The Bible must be our primary history book because it gives time and history a meaning, a direction, and an end. All other theories of history are attempts to replace what is repudiated in the Biblical message—that God controls both time and eternity and man must not only conform his thought but his heart and his life to that Providence, or he shall be shaken until he can no longer stand.

The psalmist believed that history involves an eschatology when he wrote, “My times are in thy hand” (Ps. 31:15). Our view of the future is very much a part of our view of the past and present. The future we envision shapes our life today. It is no accident that all of Scripture is in the context of human history. The Bible does not give us a religion as a spiritual exercise we add to life, but an entire world and life view in which every second of every moment, every nation and every individual, is part of the purpose of the Sovereign God.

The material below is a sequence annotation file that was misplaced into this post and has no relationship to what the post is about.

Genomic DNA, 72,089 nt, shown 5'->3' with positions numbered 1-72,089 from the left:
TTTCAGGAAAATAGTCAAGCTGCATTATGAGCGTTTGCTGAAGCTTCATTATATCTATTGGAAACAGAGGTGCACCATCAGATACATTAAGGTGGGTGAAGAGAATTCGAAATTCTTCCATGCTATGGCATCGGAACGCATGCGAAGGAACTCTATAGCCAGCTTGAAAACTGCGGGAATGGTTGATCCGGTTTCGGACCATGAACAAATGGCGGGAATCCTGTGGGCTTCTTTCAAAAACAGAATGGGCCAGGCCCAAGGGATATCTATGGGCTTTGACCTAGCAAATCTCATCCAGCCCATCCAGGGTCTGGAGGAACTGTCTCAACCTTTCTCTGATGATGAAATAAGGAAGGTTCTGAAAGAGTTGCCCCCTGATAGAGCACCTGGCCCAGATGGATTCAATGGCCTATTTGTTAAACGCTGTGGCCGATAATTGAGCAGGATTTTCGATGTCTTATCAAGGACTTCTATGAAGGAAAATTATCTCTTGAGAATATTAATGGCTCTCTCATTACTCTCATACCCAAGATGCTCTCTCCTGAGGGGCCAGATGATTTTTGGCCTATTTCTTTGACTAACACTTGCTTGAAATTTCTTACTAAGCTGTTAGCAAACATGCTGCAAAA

As creatures, we are subject to the movement of time. Each passing day brings us closer to our death, and each birthday and each passing year reminds us of this limitation. We can decry this certainty or rest in the assurance that God reigns and that our responsibility is not to lament our mortality but to praise the immortal God.

There is little in our lives that cannot be shaken. Whole civilizations have come and gone. Mass murders and starvations have been common throughout history, as have been the uprooting of people emotionally and physically. The future may hold great challenges; certainly the artificial prosperity of fiat money is coming to an end before our eyes. The direct consequences of man’s evil are part of God’s shaking.